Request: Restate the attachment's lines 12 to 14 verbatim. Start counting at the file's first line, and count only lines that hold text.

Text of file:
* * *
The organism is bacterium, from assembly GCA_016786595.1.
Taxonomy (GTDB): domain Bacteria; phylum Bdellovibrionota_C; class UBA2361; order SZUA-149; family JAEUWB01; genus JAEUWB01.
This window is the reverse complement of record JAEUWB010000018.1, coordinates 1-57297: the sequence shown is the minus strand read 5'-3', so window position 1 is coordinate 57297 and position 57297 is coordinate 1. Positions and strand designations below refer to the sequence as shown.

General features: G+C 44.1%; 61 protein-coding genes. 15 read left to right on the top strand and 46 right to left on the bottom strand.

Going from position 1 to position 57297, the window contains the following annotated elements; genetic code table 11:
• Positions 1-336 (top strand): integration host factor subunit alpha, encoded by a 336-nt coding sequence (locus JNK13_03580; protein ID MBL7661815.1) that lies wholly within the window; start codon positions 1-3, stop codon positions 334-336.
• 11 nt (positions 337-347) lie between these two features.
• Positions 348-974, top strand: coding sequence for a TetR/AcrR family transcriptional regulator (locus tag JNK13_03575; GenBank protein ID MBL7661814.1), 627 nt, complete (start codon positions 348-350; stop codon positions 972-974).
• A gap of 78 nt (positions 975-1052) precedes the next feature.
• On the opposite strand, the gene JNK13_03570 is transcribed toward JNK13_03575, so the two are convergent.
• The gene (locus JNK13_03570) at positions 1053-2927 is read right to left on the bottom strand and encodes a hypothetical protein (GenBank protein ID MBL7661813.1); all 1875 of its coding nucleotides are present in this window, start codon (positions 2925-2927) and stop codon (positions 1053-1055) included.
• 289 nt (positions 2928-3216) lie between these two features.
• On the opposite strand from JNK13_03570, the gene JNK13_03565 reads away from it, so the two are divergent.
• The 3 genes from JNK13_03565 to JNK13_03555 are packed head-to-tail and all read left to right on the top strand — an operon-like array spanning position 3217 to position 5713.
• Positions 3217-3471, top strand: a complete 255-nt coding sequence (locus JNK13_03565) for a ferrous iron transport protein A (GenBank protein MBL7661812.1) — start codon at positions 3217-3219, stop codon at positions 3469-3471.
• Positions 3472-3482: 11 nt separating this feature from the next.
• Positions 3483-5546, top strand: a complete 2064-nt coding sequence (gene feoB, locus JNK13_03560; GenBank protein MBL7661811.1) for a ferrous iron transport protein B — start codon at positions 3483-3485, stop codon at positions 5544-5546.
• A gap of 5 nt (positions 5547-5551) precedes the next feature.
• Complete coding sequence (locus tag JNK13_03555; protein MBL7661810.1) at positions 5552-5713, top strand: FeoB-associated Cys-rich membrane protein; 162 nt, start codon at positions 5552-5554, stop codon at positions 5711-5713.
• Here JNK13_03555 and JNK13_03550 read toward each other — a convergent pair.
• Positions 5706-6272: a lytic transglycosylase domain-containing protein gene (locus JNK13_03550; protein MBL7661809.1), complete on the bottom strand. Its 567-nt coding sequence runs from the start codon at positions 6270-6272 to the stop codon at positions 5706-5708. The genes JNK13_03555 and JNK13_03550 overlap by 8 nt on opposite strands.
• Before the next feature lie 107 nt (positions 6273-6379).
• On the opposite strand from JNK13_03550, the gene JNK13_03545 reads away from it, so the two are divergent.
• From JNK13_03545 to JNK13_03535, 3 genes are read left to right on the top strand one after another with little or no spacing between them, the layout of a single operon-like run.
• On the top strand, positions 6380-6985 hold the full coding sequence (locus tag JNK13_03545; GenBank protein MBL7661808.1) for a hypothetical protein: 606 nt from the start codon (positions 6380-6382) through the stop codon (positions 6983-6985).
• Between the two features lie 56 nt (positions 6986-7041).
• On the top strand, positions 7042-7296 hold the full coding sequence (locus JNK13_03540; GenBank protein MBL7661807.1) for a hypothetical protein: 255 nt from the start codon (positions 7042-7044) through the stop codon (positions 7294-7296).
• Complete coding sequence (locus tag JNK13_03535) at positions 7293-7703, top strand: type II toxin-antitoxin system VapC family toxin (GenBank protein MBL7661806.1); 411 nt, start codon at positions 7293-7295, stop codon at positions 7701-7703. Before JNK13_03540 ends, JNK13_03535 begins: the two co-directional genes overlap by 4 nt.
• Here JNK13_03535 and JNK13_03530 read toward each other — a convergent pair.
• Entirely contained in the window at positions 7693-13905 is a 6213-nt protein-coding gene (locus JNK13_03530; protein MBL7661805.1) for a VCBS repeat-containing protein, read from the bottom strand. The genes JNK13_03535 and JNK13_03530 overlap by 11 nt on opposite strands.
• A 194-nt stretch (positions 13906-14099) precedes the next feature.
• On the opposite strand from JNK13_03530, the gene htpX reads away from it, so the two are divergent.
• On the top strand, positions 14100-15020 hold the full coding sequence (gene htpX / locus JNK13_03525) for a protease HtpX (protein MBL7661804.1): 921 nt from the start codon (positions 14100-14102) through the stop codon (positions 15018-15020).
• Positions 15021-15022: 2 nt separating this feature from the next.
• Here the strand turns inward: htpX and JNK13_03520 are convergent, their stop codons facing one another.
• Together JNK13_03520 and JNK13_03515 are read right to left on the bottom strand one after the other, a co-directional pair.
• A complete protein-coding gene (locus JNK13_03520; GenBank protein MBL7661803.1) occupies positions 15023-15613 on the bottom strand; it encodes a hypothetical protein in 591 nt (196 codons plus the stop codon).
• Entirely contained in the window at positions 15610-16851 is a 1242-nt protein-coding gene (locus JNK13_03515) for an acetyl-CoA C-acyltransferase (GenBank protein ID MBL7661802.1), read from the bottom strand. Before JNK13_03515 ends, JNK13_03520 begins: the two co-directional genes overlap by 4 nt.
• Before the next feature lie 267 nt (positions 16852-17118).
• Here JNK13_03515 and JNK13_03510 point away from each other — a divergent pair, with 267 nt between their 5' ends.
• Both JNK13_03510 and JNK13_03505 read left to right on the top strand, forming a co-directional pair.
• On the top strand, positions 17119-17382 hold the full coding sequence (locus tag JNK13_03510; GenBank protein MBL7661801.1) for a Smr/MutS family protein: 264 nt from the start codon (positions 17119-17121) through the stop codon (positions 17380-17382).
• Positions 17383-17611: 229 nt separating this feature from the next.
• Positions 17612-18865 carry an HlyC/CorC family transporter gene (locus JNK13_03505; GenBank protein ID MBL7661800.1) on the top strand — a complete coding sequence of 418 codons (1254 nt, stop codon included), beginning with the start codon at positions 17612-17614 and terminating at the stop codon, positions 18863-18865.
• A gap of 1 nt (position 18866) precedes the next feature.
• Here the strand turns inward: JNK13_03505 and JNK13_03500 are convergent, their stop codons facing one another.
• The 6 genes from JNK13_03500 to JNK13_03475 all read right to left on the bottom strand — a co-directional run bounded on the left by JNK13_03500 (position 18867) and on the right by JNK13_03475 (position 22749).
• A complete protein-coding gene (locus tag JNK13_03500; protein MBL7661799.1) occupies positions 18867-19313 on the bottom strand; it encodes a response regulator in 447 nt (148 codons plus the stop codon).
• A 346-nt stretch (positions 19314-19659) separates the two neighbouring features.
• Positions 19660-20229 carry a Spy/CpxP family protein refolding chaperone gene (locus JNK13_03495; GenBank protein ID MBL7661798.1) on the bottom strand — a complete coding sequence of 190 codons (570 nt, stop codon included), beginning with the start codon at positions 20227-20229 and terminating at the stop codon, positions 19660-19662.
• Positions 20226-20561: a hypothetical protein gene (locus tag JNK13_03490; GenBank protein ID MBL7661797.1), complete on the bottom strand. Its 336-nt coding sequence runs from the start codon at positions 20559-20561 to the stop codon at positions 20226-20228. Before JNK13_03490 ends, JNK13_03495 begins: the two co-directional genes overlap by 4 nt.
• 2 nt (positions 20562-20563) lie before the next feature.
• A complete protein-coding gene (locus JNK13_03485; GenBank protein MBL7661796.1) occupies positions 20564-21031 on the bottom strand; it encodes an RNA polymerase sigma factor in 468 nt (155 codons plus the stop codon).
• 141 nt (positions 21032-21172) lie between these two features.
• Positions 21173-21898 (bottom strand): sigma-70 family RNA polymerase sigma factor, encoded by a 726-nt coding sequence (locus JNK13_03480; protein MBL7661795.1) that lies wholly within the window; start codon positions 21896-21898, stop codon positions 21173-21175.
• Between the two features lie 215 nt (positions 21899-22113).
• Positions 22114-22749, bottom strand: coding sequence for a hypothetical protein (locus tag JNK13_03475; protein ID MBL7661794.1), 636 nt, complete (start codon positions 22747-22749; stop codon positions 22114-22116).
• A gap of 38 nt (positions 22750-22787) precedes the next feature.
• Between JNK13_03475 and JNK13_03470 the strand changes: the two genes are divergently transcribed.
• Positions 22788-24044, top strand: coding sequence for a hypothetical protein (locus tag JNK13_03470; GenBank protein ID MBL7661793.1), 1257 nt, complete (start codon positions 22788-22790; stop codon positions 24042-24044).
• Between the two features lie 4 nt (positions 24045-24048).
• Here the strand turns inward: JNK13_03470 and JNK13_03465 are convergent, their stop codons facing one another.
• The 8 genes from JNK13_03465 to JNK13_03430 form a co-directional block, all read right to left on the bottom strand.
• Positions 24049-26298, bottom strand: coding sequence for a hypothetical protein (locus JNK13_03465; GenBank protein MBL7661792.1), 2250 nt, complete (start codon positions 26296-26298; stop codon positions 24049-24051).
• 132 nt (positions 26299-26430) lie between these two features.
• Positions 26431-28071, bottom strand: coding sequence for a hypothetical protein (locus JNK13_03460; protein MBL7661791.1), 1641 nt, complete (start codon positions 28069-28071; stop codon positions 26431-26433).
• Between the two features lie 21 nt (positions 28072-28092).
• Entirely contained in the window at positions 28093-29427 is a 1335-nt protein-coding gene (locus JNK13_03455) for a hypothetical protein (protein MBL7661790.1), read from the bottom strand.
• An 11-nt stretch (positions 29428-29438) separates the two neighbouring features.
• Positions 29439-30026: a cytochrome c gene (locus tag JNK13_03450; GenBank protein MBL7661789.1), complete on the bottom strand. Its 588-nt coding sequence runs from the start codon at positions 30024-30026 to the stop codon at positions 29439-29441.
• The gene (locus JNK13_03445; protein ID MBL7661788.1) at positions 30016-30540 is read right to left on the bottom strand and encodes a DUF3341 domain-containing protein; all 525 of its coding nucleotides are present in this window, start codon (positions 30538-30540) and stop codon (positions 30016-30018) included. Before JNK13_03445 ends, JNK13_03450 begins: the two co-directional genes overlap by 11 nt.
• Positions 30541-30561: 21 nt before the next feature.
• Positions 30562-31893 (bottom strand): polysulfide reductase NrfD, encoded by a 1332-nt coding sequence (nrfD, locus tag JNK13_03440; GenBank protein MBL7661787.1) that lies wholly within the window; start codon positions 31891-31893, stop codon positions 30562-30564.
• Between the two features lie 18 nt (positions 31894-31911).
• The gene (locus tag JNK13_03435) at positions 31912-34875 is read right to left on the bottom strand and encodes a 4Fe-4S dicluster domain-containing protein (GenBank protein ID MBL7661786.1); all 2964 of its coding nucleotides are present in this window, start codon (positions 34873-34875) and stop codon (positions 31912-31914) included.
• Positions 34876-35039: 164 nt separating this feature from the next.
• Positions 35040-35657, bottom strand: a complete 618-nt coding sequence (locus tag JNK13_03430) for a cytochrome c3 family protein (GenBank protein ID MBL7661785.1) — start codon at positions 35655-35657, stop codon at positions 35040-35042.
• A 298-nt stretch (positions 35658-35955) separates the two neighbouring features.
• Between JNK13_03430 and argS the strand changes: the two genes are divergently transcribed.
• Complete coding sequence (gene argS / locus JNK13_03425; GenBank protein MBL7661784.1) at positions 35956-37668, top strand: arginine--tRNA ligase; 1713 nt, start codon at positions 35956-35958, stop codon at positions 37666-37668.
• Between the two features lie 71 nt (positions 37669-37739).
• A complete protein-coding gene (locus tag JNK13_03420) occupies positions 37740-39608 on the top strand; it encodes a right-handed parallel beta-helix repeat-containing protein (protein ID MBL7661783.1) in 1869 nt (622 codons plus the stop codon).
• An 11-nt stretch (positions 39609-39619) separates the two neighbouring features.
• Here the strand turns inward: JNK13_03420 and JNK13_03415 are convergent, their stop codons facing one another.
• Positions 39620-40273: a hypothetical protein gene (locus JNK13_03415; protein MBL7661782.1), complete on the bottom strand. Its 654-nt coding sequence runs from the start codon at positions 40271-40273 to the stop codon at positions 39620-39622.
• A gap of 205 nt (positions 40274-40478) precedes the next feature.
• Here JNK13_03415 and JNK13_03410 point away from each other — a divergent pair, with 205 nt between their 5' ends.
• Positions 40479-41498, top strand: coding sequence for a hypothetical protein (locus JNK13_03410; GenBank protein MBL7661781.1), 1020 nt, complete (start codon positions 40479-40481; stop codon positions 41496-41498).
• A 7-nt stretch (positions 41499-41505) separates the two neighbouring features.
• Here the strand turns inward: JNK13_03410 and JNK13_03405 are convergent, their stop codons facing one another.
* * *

• 289 nt (positions 2928-3216) lie between these two features.
• On the opposite strand from JNK13_03570, the gene JNK13_03565 reads away from it, so the two are divergent.
• The 3 genes from JNK13_03565 to JNK13_03555 are packed head-to-tail and all read left to right on the top strand — an operon-like array spanning position 3217 to position 5713.